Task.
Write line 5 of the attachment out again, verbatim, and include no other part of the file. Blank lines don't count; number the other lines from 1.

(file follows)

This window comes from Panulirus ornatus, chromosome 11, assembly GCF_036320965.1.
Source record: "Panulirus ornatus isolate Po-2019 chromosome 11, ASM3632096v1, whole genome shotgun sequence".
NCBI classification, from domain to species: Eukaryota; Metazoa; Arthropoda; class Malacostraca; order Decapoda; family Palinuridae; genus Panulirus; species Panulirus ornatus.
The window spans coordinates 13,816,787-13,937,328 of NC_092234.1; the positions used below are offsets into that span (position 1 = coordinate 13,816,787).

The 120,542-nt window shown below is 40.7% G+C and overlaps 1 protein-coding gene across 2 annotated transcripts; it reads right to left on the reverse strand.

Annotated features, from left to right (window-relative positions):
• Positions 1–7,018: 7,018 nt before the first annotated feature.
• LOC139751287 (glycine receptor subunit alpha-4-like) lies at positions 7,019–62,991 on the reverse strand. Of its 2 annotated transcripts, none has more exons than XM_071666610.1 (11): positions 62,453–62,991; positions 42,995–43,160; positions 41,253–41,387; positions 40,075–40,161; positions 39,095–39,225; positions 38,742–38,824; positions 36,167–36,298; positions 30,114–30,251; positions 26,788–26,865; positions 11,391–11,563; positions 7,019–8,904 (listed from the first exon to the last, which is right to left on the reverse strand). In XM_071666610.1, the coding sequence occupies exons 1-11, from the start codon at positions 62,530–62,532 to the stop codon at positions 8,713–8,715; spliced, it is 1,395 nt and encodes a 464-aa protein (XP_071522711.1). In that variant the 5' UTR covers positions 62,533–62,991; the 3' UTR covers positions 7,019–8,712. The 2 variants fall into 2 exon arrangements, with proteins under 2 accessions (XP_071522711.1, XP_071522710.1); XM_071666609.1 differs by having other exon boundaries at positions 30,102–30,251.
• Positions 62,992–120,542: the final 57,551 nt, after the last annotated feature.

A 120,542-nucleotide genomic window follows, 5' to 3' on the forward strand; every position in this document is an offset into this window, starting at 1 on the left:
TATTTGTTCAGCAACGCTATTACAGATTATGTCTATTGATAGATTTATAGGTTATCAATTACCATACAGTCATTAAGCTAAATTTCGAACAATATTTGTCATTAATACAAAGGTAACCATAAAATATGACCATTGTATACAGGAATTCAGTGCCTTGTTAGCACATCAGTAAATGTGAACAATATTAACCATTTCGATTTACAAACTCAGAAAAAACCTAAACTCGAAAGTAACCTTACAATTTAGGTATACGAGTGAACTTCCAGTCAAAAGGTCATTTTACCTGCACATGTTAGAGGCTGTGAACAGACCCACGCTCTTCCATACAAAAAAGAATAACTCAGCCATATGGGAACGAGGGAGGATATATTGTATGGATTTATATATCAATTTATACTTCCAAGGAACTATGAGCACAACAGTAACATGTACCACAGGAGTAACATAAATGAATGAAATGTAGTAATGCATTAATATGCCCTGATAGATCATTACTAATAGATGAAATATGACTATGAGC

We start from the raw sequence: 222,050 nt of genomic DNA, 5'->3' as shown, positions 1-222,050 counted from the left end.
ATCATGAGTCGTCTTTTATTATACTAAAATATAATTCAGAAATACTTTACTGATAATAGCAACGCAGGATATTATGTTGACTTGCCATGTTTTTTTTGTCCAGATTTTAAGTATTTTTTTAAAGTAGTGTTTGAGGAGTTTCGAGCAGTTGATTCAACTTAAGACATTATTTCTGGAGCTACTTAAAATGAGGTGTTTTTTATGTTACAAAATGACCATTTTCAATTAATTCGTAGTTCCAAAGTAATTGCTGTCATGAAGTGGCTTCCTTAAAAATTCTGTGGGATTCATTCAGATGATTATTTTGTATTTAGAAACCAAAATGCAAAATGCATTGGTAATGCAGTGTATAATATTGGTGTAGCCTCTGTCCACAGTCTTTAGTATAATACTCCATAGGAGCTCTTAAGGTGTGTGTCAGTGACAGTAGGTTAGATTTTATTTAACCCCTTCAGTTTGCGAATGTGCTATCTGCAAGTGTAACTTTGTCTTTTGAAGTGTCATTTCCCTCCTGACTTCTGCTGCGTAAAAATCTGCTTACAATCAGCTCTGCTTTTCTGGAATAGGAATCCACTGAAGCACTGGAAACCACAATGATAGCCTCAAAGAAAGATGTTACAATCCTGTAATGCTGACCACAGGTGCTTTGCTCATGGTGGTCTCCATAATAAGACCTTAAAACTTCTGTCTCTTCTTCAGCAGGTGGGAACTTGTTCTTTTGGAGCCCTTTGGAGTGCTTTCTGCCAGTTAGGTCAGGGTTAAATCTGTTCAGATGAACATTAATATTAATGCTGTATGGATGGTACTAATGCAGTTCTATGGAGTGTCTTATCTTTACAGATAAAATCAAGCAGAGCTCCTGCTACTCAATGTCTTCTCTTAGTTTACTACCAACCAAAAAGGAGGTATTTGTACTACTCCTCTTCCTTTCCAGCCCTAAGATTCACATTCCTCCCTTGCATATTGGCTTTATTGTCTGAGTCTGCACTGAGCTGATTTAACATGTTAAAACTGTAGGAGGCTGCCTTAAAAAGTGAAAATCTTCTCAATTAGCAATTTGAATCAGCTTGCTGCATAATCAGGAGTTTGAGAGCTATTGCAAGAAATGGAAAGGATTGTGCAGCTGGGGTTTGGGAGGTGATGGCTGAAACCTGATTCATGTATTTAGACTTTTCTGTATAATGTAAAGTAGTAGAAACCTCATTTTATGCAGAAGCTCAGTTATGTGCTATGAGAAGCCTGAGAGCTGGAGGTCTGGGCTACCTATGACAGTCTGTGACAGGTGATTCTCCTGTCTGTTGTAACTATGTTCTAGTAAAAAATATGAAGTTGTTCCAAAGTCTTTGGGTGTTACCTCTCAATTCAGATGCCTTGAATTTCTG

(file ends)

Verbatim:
The 120,542-nt window shown below is 40.7% G+C and overlaps 1 protein-coding gene across 2 annotated transcripts; it reads right to left on the reverse strand.